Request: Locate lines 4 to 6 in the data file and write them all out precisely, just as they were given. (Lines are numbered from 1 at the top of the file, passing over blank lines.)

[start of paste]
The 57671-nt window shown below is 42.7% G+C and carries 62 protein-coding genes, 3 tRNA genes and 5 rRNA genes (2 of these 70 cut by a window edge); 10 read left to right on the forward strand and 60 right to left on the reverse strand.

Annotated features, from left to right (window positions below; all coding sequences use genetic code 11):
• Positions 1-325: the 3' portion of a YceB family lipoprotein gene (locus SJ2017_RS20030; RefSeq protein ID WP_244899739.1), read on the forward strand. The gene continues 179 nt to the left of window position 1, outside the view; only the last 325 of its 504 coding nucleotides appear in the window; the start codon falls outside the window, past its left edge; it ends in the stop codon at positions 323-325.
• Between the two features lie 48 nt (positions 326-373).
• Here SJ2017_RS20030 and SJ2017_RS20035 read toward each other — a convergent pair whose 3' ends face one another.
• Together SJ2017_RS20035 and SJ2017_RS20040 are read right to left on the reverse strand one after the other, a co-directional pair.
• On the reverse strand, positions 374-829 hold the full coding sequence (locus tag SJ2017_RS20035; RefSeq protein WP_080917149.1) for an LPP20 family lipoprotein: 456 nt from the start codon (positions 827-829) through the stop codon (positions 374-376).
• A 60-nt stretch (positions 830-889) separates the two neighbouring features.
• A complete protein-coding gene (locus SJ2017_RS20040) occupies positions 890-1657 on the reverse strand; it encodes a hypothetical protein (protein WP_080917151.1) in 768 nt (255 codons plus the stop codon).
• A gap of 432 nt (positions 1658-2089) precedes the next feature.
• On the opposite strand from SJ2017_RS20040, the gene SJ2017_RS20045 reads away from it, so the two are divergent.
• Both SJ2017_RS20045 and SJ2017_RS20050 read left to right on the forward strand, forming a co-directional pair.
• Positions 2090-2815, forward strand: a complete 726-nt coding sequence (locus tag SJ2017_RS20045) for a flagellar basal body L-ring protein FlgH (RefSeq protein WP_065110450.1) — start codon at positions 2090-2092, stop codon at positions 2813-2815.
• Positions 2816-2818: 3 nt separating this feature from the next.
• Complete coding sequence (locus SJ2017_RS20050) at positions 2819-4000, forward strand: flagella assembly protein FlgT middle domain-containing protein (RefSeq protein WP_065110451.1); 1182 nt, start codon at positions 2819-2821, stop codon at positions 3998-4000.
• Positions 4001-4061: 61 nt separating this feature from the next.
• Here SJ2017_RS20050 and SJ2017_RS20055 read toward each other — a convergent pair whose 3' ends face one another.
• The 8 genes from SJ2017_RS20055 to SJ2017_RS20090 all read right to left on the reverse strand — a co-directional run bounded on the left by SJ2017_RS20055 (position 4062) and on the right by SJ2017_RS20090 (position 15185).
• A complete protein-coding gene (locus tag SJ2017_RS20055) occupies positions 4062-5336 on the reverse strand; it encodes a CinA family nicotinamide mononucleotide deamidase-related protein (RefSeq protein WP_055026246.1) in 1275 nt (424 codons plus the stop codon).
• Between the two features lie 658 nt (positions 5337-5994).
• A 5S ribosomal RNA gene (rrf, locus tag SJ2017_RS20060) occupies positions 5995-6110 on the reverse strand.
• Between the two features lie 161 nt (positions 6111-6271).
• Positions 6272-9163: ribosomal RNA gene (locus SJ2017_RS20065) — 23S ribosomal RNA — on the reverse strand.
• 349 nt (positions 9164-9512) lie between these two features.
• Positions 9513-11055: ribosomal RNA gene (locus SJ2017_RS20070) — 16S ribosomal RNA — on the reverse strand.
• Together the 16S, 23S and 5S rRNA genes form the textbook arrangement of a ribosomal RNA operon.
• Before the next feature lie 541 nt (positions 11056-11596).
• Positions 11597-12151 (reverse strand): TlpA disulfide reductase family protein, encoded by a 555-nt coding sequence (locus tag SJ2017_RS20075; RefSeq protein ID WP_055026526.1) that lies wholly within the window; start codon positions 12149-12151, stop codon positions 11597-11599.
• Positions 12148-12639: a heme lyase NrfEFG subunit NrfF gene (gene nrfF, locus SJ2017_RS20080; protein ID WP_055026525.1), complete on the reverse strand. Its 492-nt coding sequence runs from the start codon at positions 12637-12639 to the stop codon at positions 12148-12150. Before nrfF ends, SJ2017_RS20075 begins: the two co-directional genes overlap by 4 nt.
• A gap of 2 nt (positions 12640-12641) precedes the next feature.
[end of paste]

• Between the two features lie 48 nt (positions 326-373).
• Here SJ2017_RS20030 and SJ2017_RS20035 read toward each other — a convergent pair whose 3' ends face one another.
• Together SJ2017_RS20035 and SJ2017_RS20040 are read right to left on the reverse strand one after the other, a co-directional pair.